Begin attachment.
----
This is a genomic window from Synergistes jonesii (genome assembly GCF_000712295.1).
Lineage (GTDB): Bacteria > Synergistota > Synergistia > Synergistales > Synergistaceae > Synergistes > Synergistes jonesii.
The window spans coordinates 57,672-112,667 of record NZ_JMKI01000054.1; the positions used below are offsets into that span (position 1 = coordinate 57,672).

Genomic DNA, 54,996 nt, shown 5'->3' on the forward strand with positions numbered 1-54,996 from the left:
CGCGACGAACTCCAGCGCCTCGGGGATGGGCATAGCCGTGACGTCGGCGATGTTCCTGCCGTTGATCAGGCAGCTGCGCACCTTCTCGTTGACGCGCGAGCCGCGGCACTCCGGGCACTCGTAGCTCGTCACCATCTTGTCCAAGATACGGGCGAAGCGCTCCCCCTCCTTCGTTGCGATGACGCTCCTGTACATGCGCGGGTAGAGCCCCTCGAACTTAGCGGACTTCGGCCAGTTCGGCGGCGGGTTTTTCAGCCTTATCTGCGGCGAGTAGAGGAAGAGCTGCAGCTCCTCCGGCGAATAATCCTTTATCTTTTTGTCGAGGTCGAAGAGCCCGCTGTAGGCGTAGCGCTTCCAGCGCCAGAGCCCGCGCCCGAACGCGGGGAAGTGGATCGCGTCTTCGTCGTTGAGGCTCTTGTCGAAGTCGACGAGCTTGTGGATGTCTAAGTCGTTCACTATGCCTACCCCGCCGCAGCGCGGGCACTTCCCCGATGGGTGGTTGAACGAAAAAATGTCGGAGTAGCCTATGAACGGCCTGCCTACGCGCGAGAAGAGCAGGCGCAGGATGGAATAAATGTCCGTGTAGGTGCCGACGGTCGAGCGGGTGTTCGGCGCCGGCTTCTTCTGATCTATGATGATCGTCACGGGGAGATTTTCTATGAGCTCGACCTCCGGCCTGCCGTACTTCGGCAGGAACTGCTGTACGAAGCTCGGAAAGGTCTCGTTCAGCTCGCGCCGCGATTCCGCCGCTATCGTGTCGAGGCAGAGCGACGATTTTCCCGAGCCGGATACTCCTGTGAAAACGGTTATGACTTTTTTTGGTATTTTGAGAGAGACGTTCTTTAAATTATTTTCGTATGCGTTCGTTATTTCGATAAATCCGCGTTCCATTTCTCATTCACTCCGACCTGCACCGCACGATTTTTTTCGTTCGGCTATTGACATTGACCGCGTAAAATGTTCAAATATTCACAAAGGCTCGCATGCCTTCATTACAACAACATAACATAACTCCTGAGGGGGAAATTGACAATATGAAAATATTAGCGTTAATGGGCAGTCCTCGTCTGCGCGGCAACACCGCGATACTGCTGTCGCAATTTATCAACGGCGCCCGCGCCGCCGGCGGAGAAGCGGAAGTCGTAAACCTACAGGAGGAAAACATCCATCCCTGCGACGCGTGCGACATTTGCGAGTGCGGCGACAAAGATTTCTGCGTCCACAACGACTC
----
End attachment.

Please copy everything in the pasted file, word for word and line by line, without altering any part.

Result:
This is a genomic window from Synergistes jonesii (genome assembly GCF_000712295.1).
Lineage (GTDB): Bacteria > Synergistota > Synergistia > Synergistales > Synergistaceae > Synergistes > Synergistes jonesii.
The window spans coordinates 57,672-112,667 of record NZ_JMKI01000054.1; the positions used below are offsets into that span (position 1 = coordinate 57,672).

Genomic DNA, 54,996 nt, shown 5'->3' on the forward strand with positions numbered 1-54,996 from the left:
CGCGACGAACTCCAGCGCCTCGGGGATGGGCATAGCCGTGACGTCGGCGATGTTCCTGCCGTTGATCAGGCAGCTGCGCACCTTCTCGTTGACGCGCGAGCCGCGGCACTCCGGGCACTCGTAGCTCGTCACCATCTTGTCCAAGATACGGGCGAAGCGCTCCCCCTCCTTCGTTGCGATGACGCTCCTGTACATGCGCGGGTAGAGCCCCTCGAACTTAGCGGACTTCGGCCAGTTCGGCGGCGGGTTTTTCAGCCTTATCTGCGGCGAGTAGAGGAAGAGCTGCAGCTCCTCCGGCGAATAATCCTTTATCTTTTTGTCGAGGTCGAAGAGCCCGCTGTAGGCGTAGCGCTTCCAGCGCCAGAGCCCGCGCCCGAACGCGGGGAAGTGGATCGCGTCTTCGTCGTTGAGGCTCTTGTCGAAGTCGACGAGCTTGTGGATGTCTAAGTCGTTCACTATGCCTACCCCGCCGCAGCGCGGGCACTTCCCCGATGGGTGGTTGAACGAAAAAATGTCGGAGTAGCCTATGAACGGCCTGCCTACGCGCGAGAAGAGCAGGCGCAGGATGGAATAAATGTCCGTGTAGGTGCCGACGGTCGAGCGGGTGTTCGGCGCCGGCTTCTTCTGATCTATGATGATCGTCACGGGGAGATTTTCTATGAGCTCGACCTCCGGCCTGCCGTACTTCGGCAGGAACTGCTGTACGAAGCTCGGAAAGGTCTCGTTCAGCTCGCGCCGCGATTCCGCCGCTATCGTGTCGAGGCAGAGCGACGATTTTCCCGAGCCGGATACTCCTGTGAAAACGGTTATGACTTTTTTTGGTATTTTGAGAGAGACGTTCTTTAAATTATTTTCGTATGCGTTCGTTATTTCGATAAATCCGCGTTCCATTTCTCATTCACTCCGACCTGCACCGCACGATTTTTTTCGTTCGGCTATTGACATTGACCGCGTAAAATGTTCAAATATTCACAAAGGCTCGCATGCCTTCATTACAACAACATAACATAACTCCTGAGGGGGAAATTGACAATATGAAAATATTAGCGTTAATGGGCAGTCCTCGTCTGCGCGGCAACACCGCGATACTGCTGTCGCAATTTATCAACGGCGCCCGCGCCGCCGGCGGAGAAGCGGAAGTCGTAAACCTACAGGAGGAAAACATCCATCCCTGCGACGCGTGCGACATTTGCGAGTGCGGCGACAAAGATTTCTGCGTCCACAACGACTC